The Dearborn, Michigan-based automaker said it didn't know whether it would have to correct data provided to regulators or consumers.
Kim Pittel, group vice president, said in a statement that Ford hired an outside firm to conduct an investigation into the vehicle road-load specifications used in its testing and applications to certify emissions and fuel economy.
In addition, Ford retained independent industry technical experts as part of the investigation team and hired an independent lab to conduct further coastdown testing. The company said it also was evaluating potential changes to its road-load modeling process, including engineering, technical and governance components. Ford said this week it shared its concerns with Environmental Protection Agency and California Air Resources Board officials.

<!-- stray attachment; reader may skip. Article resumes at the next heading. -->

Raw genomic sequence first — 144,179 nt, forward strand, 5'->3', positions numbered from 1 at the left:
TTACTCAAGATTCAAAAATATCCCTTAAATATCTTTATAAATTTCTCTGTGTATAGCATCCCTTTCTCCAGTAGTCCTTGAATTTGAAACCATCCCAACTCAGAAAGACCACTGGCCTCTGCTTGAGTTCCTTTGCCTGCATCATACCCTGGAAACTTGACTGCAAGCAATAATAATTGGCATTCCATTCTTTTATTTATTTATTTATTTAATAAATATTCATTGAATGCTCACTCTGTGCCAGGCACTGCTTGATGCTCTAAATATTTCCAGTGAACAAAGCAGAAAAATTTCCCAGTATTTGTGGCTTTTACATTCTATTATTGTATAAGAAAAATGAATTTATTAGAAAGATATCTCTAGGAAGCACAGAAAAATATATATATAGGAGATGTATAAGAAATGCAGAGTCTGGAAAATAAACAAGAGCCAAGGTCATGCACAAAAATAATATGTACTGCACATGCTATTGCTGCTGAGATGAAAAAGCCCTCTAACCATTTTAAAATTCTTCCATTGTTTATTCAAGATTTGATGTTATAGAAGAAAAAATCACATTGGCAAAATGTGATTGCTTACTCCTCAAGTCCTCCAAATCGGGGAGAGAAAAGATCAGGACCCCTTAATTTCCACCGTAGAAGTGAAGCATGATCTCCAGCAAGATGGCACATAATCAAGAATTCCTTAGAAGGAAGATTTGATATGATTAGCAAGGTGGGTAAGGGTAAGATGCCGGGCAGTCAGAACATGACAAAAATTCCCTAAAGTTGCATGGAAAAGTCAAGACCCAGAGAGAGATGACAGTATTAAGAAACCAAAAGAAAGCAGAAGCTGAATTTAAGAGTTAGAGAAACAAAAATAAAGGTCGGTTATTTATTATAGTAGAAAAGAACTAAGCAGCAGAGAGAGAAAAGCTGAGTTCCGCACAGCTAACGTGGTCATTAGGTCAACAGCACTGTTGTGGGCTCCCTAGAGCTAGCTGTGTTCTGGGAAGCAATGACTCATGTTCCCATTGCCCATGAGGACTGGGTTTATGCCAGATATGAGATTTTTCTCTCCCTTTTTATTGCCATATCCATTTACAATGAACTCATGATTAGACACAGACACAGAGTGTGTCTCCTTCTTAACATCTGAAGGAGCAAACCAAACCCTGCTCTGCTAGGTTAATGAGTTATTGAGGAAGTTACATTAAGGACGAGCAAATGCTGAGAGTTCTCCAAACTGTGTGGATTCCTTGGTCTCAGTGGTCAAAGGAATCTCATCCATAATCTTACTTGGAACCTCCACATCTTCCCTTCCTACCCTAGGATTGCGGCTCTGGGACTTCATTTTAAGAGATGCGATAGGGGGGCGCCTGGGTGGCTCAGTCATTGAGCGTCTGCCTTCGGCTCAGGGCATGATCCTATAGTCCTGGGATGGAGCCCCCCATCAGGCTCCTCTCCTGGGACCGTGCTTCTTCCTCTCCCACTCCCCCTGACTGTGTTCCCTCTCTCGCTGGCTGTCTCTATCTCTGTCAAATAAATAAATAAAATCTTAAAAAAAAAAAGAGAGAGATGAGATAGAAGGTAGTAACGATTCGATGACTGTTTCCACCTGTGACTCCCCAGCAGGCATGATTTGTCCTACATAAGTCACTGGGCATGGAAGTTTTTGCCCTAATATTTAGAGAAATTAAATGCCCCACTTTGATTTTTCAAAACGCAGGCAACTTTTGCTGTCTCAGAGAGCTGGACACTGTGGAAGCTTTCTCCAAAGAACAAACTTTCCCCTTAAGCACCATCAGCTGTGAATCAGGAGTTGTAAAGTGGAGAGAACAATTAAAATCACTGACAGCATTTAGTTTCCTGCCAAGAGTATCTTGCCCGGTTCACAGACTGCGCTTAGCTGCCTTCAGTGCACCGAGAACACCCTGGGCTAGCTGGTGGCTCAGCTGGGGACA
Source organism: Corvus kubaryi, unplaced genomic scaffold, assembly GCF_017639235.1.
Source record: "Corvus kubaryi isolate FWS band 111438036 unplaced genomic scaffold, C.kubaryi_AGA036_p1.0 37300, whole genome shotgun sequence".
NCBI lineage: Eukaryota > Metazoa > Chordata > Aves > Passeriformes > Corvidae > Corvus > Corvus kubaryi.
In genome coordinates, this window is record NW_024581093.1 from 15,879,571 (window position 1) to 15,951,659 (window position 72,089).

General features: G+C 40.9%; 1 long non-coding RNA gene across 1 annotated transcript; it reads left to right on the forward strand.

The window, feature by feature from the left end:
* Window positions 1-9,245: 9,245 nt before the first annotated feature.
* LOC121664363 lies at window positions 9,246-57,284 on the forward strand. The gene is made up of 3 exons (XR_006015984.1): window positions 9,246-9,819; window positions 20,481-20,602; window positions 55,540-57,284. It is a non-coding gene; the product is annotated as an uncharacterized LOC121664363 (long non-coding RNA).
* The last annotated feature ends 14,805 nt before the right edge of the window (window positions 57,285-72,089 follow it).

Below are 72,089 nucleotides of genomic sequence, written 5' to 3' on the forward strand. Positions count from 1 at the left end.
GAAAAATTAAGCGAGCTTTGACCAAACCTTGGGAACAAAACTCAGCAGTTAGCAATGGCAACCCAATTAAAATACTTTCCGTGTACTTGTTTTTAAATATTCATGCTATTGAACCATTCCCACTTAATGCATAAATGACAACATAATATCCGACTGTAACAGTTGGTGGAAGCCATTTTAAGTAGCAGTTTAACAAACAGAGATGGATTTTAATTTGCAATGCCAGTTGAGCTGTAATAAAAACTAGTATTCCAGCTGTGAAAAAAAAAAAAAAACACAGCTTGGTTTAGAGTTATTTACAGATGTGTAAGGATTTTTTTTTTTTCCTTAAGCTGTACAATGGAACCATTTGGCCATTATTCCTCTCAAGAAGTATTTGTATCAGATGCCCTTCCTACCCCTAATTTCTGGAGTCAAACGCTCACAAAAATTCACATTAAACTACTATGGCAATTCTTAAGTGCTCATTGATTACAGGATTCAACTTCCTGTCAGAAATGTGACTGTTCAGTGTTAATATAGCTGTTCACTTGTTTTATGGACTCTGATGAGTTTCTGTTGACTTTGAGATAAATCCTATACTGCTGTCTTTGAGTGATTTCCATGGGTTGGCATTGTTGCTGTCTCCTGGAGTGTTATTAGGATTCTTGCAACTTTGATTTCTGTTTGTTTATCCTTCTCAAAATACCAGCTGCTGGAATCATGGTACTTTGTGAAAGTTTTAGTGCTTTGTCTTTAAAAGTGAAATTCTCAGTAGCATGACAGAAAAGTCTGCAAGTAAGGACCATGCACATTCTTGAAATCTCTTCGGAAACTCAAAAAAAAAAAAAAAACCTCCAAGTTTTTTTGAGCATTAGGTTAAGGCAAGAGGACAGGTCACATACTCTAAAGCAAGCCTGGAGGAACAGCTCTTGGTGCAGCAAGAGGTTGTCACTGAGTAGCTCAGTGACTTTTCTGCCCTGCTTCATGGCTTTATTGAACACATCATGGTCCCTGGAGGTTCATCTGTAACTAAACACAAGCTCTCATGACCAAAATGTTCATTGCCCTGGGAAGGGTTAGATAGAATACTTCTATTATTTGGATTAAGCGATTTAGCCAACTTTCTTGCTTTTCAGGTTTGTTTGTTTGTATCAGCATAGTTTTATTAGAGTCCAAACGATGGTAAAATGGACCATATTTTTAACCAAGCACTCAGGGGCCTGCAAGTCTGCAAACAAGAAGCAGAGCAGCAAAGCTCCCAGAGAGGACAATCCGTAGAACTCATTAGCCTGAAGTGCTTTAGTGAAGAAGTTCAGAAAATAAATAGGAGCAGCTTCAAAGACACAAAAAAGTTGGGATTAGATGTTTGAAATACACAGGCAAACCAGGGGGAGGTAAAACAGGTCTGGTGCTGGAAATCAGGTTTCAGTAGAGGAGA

The investigation and potential concerns don't involve the use of so-called defeat devices - hardware and software designed deliberately to deceive government emissions tests. At this time, Ford said there's been no determination that this affects Ford's fuel economy labels or emissions certifications.
"We plan to work with regulators and the independent lab to complete a technical review," Pittel said. "As part of our review, we have identified potential concerns with how we calculate road load. The first vehicle we are evaluating is the 2019 Ranger; we are assessing additional vehicles as well."
The EPA said in a statement on Thursday that information from Ford's investigation is "too incomplete for EPA to reach any conclusions. We take the potential issues seriously and are following up with the company to fully understand the circumstances behind this disclosure."
Shares of Ford closed down 2.57% Thursday to $8.71.